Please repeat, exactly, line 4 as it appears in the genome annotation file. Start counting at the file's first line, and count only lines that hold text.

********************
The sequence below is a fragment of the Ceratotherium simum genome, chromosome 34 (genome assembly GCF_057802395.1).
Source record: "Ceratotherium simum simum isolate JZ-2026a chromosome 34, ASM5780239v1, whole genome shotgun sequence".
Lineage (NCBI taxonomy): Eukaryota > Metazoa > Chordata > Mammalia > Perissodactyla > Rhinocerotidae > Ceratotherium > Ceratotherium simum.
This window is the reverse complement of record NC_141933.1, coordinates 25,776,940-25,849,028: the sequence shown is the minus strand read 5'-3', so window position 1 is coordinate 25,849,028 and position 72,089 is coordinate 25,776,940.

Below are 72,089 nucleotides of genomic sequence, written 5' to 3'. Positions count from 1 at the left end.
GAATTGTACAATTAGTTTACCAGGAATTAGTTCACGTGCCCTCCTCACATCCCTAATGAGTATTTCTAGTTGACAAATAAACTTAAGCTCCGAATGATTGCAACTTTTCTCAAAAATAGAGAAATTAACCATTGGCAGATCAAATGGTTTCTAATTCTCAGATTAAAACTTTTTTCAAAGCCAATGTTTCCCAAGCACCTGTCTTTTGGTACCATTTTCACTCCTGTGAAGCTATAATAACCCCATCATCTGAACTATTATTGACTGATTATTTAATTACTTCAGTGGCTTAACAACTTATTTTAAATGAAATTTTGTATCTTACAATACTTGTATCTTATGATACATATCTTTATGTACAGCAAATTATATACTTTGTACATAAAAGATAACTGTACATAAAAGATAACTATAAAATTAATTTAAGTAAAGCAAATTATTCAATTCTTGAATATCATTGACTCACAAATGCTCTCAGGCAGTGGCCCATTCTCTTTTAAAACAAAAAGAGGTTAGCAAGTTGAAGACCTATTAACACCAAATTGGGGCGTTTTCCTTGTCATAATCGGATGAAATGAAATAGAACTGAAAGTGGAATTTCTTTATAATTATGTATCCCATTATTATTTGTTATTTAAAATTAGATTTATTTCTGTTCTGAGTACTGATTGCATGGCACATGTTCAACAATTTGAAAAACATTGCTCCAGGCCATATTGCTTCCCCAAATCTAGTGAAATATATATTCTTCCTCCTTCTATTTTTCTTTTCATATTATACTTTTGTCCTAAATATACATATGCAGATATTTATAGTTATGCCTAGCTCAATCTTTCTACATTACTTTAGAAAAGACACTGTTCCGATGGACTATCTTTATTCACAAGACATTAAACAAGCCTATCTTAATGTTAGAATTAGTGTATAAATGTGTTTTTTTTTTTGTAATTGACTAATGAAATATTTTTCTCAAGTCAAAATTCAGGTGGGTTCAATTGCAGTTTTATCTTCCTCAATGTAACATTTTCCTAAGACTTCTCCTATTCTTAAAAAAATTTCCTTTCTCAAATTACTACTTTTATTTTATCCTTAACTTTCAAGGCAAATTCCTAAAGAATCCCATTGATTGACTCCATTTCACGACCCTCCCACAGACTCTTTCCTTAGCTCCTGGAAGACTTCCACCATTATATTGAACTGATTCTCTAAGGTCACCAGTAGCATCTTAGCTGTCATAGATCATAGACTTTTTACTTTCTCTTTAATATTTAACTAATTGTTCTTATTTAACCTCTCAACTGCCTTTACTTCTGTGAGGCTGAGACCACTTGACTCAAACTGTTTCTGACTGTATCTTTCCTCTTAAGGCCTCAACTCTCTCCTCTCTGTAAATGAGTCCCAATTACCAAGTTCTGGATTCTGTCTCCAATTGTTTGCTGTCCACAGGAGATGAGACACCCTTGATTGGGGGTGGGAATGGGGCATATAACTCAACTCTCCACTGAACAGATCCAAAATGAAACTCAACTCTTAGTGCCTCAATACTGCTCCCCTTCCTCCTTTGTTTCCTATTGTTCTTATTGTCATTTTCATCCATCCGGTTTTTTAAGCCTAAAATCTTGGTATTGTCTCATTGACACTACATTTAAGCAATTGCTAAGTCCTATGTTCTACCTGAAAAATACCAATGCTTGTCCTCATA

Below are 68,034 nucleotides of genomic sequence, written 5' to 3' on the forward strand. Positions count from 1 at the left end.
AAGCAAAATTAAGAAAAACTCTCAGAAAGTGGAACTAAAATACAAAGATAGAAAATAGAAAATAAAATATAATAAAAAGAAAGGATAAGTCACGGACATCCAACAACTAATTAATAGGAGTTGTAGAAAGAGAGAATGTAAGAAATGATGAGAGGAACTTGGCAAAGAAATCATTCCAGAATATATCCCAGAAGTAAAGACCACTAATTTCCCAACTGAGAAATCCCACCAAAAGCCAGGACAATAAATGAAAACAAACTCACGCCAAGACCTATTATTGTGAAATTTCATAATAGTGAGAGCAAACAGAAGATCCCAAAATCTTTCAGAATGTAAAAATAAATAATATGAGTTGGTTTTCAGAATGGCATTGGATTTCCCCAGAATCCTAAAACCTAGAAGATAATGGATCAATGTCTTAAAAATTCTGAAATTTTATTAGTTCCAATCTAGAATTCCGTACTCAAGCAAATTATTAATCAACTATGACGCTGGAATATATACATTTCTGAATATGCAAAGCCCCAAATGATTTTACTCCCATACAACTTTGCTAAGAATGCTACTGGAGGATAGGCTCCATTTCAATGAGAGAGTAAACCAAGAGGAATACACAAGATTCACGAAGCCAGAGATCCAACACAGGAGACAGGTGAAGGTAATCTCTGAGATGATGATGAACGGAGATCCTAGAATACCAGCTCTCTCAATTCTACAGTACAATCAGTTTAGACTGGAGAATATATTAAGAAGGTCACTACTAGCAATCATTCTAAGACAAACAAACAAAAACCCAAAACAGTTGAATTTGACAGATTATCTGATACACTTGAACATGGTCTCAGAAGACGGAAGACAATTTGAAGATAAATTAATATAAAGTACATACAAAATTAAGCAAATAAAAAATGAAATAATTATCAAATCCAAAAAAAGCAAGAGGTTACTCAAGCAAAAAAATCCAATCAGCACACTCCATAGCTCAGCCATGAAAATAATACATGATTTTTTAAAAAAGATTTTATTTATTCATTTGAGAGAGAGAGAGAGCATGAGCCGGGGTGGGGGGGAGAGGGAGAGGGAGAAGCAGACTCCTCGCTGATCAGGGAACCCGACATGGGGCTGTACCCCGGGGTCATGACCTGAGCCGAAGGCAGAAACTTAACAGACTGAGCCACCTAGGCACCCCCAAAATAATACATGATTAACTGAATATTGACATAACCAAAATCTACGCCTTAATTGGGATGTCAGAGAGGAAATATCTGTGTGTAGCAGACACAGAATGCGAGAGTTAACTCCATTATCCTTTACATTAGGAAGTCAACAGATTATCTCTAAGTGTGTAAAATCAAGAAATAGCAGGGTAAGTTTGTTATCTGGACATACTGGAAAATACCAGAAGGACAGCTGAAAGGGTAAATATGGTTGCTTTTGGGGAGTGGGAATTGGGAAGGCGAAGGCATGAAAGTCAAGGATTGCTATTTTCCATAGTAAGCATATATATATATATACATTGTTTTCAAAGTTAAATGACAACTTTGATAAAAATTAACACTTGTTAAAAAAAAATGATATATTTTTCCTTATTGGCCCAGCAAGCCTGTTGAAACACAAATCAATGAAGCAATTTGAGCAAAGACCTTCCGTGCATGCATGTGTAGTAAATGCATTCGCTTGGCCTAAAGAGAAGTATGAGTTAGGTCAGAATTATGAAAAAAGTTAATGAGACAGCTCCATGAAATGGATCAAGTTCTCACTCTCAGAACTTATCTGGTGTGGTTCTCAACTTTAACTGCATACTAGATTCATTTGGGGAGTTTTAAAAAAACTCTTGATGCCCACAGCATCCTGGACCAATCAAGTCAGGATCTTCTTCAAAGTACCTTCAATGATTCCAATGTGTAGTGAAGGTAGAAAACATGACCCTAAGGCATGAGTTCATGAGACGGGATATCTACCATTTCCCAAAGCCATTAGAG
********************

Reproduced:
This window is the reverse complement of record NC_141933.1, coordinates 25,776,940-25,849,028: the sequence shown is the minus strand read 5'-3', so window position 1 is coordinate 25,849,028 and position 72,089 is coordinate 25,776,940.